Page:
What do Roll Through the Ages, Pandemic, Ra, Race for the Galaxy, and Bang! have in common? They all underwent the dice treatment. These games basically spun off distinct and separate games that take thematic elements and iconic systems from their predecessors and made them dice-centric. What they ended up with are games that tend to be more streamlined and have increased luck and chance added in, leaving players with interesting decisions that were not available before.
While not all of the games are as successful in translating the essence of their boardgame counterparts, it is a well-known fact that chucking dice is good for any gamer’s soul, even if you get terrible rolls.
Who Should Try Dice Conversion Games: Gamers who want a different approach to their well-loved games and just about anyone who enjoys rolling dice.
Dice Conversion Games You Should Try: Bang! The Dice Game, Pandemic: The Cure, Roll for the Galaxy, Roll Through the Ages.
#07. Expandable Card Games
While not a mechanism and more of a distribution model, the term expandable card game is a way to describe constructed card games that have all you need to create and play competitively in one box. This does away with the blind buy purchase model (booster packs) and creates a more even playing field, given that you have the same pool of cards to choose from.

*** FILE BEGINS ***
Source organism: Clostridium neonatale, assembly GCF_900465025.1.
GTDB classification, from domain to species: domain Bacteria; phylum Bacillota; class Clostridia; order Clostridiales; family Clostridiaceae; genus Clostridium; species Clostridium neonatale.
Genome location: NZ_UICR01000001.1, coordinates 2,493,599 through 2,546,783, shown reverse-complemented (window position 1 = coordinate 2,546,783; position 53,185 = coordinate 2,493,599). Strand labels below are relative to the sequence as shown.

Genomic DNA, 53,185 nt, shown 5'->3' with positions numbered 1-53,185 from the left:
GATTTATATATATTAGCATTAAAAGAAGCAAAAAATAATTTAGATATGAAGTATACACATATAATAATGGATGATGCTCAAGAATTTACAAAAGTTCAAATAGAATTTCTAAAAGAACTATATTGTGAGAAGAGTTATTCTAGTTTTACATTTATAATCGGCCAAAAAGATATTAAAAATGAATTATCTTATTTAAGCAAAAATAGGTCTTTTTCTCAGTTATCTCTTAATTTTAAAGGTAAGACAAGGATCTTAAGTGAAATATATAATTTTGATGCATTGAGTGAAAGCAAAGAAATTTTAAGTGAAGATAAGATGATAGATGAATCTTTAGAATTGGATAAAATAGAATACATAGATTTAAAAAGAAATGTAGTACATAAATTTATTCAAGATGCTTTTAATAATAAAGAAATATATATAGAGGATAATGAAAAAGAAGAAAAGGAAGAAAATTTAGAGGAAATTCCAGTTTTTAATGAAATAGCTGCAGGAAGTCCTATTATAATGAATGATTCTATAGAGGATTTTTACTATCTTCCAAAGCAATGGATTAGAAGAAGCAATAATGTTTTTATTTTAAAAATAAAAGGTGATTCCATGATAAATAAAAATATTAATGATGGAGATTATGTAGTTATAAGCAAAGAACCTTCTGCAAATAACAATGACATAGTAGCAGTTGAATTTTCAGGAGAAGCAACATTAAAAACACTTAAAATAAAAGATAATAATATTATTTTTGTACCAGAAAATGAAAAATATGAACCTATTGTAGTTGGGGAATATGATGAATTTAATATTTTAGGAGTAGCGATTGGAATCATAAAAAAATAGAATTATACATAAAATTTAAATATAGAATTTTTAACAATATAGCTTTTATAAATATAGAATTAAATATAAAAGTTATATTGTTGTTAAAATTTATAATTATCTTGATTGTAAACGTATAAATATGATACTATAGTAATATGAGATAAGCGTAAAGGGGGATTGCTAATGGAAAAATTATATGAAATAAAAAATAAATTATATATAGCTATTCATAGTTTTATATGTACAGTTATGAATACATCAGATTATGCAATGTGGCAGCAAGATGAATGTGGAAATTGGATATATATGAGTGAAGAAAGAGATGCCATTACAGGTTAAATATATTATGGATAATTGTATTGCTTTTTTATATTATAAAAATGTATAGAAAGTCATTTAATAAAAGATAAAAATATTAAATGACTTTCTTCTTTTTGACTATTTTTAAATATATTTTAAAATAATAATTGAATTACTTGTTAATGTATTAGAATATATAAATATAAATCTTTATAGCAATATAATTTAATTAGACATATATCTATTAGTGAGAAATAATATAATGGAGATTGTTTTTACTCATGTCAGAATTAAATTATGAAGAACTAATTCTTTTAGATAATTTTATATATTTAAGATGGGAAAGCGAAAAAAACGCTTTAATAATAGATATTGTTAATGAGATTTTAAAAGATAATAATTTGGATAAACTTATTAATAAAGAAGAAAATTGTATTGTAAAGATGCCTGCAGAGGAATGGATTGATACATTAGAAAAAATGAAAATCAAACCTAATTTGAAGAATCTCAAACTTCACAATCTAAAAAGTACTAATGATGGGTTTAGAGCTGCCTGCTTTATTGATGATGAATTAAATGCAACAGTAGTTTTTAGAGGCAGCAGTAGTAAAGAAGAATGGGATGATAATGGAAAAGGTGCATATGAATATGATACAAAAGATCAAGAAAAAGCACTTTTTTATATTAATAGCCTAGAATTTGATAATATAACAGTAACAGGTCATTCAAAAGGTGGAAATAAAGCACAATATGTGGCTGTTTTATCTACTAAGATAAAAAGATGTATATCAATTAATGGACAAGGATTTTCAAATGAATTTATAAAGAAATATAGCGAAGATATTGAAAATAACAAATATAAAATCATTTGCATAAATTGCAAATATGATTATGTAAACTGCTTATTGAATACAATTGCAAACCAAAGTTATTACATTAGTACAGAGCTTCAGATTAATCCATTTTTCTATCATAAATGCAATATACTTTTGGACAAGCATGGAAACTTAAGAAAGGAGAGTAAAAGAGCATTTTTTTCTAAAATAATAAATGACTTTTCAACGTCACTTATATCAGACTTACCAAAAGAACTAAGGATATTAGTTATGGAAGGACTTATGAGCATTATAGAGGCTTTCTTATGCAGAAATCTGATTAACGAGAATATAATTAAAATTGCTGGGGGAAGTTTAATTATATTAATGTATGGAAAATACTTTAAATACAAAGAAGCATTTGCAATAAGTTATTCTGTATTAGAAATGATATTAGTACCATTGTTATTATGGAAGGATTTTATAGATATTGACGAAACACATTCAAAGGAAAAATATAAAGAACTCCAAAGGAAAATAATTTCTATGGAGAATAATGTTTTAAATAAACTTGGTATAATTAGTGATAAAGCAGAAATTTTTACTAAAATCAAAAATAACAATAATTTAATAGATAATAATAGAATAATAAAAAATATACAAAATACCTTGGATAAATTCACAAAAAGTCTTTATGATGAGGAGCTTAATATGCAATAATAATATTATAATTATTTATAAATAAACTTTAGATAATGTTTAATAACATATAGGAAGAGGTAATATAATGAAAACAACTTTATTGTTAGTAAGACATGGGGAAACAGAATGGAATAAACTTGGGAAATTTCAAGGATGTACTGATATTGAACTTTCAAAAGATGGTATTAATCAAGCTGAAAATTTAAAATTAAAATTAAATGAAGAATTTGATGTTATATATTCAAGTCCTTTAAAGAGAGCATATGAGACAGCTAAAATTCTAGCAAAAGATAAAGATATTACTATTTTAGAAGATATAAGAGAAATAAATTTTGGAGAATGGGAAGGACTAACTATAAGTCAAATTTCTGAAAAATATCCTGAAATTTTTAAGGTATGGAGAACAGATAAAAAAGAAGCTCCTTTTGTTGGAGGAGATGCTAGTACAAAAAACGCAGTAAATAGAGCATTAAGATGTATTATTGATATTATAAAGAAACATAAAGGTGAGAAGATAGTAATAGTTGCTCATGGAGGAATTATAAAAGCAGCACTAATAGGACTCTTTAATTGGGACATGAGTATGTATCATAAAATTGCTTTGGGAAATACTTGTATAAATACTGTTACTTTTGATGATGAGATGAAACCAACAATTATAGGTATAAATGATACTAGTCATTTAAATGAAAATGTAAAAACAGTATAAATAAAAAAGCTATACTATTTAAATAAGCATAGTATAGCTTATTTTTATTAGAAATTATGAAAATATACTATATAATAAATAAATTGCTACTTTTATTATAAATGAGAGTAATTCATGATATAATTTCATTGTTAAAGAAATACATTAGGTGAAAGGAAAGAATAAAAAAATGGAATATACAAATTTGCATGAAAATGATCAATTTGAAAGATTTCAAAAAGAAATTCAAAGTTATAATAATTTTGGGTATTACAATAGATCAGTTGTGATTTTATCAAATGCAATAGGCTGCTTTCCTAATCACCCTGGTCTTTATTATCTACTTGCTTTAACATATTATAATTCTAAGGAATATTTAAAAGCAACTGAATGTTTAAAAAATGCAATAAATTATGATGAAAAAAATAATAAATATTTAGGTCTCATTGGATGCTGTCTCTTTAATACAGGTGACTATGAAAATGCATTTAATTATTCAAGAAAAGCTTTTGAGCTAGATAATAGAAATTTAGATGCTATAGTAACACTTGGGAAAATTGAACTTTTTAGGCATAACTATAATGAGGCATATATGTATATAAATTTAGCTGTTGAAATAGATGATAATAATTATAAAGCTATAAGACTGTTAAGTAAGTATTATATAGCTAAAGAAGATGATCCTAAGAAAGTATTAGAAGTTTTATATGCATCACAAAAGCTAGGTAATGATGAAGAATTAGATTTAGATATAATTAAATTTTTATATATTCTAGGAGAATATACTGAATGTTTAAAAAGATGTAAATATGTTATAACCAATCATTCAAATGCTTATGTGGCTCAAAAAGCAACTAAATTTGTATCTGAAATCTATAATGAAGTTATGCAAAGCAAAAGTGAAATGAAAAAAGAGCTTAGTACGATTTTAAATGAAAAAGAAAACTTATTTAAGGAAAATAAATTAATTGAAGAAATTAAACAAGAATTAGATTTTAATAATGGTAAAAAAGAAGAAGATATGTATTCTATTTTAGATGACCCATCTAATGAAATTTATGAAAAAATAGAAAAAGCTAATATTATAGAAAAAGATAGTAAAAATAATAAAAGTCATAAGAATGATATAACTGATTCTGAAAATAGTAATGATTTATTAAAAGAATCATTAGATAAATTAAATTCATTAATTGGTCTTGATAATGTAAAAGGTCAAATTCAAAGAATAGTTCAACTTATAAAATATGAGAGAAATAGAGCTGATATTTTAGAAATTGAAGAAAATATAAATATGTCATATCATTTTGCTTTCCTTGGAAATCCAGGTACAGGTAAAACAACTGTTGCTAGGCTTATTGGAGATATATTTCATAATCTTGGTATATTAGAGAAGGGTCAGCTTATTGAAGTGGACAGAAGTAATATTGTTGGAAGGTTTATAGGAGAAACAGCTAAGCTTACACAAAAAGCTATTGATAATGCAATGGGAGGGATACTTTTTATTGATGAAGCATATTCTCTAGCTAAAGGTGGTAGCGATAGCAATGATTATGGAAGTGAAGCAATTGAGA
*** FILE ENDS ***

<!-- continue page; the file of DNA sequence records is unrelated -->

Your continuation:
One interesting fact about ECGs is that a lot of the games being published under this model were once defunct collectible card games that have a strong following, now rebalanced, updated, and repackaged to fit the construction format.
Who Should Try Expandable Card Games: Former collectible card game players who miss the thrill of building decks sans the cost; gamers who enjoy customizing and formulating a personal deck to compete with.
Expandable Card Games You Should Try: A Game of Thrones: The Card Game, Android: Netrunner, Doomtown: Reloaded, , The Lord of the Rings: The Card Game, the upcoming VS. 2PCG System.
#06. Dungeon Crawl
Reminiscent of the classic roguelikes and roleplaying games we love to bits, dungeon crawl games offer that same air of adventure going deeper down into the proverbial rabbit hole. Dungeon crawl games follow the basic ideas of dungeon crawling, only this time around a lot of the factors have been streamlined and designed to keep the action going, shortening game time and increasing replayability significantly.
The variety of games also lets you pick from an array of settings and styles with varying degrees of randomness, from card-drawn events to your brother, the dungeon master. Regardless of how you want it played, you’ll be sure that the thrill of the unopened dungeon door never escapes you.
It doesn’t plan to.